Pope Francis versus Saint Francis
Jesuit Scholar: Islamic Extremists Are the True Muslims
Islamic extremists who carry out acts of terror are simply applying
what their faith requires of them, according to Jesuit Father Henri
Boulad, an Islamic scholar of the Egyptian Greek Melkite rite.
by THOMAS D. WILLIAMS, PH.D.
16 Jun 2017
In an interview with the National Catholic Register, Father Boulad said
that “Islam is an open-ended declaration of war against non-Muslims”
and those who carry out violent jihad are true Muslims who are applying
exactly what their creed demands.
Those who fail to recognize the real threat posed by Islam are na´ve
and ignorant of history, he said, and unfortunately many in the Church
fall into this category.
Citing a letter he wrote last August to Pope Francis, Father Boulad
said that “on the pretext of openness, tolerance and Christian charity
— the Catholic Church has fallen into the trap of the liberal left
ideology which is destroying the West.”
“Anything that does not espouse this ideology is immediately stigmatized in the name of ‘political correctness,’” he said.
The priest went so far as to chastise Pope Francis himself—a fellow Jesuit—suggesting that he has fallen into this trap as well.
“Many think that a certain number of your positions are aligned with
this ideology and that, from complacency, you go from concessions to
concessions and compromises in compromises at the expense of the
truth,” the priest wrote to Francis.
Christians in the West and in the East, he wrote the Pope, “are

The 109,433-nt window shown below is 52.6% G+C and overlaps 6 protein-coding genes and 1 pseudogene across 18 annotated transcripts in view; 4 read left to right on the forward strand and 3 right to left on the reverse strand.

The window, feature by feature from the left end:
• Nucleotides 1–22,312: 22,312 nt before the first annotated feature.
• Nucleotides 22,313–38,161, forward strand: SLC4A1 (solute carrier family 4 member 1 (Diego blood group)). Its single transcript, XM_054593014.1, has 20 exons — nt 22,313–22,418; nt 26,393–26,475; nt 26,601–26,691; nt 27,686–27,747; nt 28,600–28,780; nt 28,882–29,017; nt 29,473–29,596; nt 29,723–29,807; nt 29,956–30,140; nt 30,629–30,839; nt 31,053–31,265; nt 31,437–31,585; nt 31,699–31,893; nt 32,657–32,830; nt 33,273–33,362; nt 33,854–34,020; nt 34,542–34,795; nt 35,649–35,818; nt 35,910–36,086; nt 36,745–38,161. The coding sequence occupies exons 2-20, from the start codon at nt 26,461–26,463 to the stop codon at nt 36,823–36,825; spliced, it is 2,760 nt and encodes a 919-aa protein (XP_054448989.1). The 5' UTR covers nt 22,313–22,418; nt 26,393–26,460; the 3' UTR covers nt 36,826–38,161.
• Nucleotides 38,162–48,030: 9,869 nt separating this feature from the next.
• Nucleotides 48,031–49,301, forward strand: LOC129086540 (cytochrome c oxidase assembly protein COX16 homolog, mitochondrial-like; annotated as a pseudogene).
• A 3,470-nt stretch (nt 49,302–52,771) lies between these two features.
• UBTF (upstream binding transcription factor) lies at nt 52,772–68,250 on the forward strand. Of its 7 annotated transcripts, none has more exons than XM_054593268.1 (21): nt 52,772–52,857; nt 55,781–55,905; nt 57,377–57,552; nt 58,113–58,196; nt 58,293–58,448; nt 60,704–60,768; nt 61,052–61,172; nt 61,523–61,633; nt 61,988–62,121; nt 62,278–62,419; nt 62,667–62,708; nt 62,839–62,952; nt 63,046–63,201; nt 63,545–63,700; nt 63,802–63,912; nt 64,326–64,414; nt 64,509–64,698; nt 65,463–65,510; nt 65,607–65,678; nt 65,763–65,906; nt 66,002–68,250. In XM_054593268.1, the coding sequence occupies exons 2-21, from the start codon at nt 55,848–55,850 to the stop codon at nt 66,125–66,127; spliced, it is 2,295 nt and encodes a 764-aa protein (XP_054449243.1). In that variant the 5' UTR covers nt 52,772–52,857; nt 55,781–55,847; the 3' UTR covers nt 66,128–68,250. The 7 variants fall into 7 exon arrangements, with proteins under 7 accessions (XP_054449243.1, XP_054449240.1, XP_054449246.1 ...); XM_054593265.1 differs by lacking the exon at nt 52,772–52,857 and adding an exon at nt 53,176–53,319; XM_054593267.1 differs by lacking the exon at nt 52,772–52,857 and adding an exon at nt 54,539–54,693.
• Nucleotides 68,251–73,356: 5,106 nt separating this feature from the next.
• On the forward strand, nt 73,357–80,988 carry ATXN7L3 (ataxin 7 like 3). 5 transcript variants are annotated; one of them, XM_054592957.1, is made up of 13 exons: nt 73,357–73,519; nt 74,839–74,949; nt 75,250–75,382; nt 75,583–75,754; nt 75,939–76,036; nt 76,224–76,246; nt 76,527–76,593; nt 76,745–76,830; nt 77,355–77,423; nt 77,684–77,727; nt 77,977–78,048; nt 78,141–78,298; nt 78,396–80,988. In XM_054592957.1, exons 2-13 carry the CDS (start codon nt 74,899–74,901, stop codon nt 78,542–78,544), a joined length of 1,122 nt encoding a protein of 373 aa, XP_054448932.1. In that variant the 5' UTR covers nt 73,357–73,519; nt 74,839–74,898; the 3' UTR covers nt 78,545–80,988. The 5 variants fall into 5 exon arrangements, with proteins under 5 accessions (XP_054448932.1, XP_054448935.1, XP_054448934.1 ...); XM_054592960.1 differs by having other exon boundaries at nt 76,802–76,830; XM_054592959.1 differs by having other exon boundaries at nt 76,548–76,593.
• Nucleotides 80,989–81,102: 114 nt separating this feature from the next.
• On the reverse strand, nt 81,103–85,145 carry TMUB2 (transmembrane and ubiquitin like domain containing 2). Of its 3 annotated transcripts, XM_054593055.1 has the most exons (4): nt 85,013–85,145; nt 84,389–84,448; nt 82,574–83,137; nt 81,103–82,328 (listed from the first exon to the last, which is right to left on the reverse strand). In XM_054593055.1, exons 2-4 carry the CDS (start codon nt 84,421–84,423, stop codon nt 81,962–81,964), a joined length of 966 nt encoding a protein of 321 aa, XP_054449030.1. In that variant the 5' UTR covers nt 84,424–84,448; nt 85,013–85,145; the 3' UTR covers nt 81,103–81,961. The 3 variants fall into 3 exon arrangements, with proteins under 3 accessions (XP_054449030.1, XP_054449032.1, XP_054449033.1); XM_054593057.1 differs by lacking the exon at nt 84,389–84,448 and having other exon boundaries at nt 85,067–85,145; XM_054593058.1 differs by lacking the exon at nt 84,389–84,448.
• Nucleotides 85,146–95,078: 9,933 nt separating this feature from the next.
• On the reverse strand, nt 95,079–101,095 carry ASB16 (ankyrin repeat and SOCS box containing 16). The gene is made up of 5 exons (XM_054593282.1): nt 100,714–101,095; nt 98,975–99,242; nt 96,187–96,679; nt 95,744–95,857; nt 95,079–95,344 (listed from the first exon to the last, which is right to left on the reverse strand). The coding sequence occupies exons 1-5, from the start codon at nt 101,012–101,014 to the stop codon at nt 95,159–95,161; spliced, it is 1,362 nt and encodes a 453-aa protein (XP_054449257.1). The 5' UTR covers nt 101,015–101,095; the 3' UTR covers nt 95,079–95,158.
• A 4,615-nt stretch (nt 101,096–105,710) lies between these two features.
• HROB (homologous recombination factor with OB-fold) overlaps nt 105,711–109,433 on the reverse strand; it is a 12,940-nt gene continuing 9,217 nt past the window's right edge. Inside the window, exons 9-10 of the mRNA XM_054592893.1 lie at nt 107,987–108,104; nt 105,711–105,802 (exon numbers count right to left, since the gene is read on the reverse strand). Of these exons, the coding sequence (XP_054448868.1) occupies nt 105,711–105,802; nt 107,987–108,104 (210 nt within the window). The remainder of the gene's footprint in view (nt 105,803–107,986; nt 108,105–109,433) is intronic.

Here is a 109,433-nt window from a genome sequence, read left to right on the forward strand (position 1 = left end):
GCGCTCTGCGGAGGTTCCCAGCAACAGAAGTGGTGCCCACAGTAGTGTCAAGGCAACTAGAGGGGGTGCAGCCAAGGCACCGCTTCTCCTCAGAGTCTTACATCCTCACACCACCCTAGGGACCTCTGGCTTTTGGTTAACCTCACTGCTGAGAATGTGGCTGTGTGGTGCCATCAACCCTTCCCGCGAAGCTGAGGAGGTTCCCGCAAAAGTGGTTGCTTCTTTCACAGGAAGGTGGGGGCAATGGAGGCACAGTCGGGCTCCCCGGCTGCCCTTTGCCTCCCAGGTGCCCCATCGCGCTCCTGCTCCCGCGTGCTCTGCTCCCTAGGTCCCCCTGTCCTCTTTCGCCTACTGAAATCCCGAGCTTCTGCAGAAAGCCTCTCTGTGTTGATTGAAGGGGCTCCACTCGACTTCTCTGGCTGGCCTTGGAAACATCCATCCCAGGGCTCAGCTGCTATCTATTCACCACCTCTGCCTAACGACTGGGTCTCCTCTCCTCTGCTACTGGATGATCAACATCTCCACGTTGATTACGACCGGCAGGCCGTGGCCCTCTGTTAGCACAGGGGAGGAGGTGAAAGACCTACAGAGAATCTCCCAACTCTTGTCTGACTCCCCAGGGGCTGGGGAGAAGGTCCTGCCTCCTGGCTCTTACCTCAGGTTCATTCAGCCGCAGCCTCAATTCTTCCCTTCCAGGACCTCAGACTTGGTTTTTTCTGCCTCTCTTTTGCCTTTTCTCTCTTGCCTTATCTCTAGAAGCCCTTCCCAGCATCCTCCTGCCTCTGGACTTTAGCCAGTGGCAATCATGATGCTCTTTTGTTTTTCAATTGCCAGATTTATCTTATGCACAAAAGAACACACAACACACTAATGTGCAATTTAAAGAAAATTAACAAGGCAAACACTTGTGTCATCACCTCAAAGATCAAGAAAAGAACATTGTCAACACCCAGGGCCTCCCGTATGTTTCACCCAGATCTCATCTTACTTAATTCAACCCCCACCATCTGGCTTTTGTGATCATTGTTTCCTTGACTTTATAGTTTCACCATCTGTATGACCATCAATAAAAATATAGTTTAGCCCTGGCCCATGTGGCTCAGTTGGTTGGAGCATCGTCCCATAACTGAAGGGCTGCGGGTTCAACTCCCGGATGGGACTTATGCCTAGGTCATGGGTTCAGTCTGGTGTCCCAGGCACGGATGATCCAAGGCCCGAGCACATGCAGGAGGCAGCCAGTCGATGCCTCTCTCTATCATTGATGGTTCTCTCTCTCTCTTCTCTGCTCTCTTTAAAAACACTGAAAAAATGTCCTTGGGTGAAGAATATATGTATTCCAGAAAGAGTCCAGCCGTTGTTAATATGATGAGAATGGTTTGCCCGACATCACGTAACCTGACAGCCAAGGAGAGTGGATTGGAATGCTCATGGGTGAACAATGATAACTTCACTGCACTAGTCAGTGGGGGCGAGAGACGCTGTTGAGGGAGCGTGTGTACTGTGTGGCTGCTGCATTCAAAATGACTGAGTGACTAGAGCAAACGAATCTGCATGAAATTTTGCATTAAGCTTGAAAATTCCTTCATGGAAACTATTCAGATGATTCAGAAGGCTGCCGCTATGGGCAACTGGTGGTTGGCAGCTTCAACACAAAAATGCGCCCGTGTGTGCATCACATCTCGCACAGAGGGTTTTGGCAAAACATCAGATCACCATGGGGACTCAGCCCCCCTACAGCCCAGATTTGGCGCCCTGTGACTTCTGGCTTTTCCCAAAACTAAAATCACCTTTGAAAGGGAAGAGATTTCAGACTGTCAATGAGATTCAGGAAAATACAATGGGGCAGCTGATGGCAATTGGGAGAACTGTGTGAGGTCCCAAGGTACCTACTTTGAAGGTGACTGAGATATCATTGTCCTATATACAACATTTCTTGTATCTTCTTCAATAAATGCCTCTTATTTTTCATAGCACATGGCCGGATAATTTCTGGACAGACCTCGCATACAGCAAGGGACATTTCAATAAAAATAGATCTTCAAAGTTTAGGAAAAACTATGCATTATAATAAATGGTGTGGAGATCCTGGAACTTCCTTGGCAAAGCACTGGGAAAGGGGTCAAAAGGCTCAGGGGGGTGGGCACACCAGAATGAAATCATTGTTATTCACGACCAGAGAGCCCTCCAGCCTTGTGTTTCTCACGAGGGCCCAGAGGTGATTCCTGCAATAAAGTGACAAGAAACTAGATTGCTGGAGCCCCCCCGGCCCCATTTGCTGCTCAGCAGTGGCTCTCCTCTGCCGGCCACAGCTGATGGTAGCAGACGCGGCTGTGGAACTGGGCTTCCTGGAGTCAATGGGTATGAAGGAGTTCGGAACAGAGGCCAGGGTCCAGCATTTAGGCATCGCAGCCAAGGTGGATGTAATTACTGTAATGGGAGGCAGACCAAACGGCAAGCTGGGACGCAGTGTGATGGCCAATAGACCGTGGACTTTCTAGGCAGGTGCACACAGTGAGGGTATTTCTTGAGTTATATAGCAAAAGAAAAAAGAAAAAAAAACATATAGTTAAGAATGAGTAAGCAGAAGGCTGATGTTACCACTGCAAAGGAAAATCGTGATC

expecting something from you other than vague and harmless declarations
that may obscure reality.”
“It is high time to emerge from a shameful and embarrassed silence in
the face of this Islamism that attacks the West and the rest of the
world. A systematically conciliatory attitude is interpreted by the
majority of Muslims as a sign of fear and weakness,” he said.
“If Jesus said to us: Blessed are the peacemakers, he did not say to
us: Blessed are the pacifists. Peace is peace at any cost, at any
price. Such an attitude is a pure and simple betrayal of truth,” he
The priest also stated his belief that the West is in an ethical and
moral debacle, and its defense of Islam is a denial of truth.
“By defending at all costs Islam and seeking to exonerate it from the
horrors committed every day in its name, one ends up betraying the
truth,” he wrote.
To back up his argument, Father Boulad enumerated a number of texts
from the Koran that call on Muslims to employ violence in their
conquest of the world for Allah.
The many passages he cited included: “Kill the unbelievers wherever you
find them” (Koran 2:191), “Make war on the infidels living in your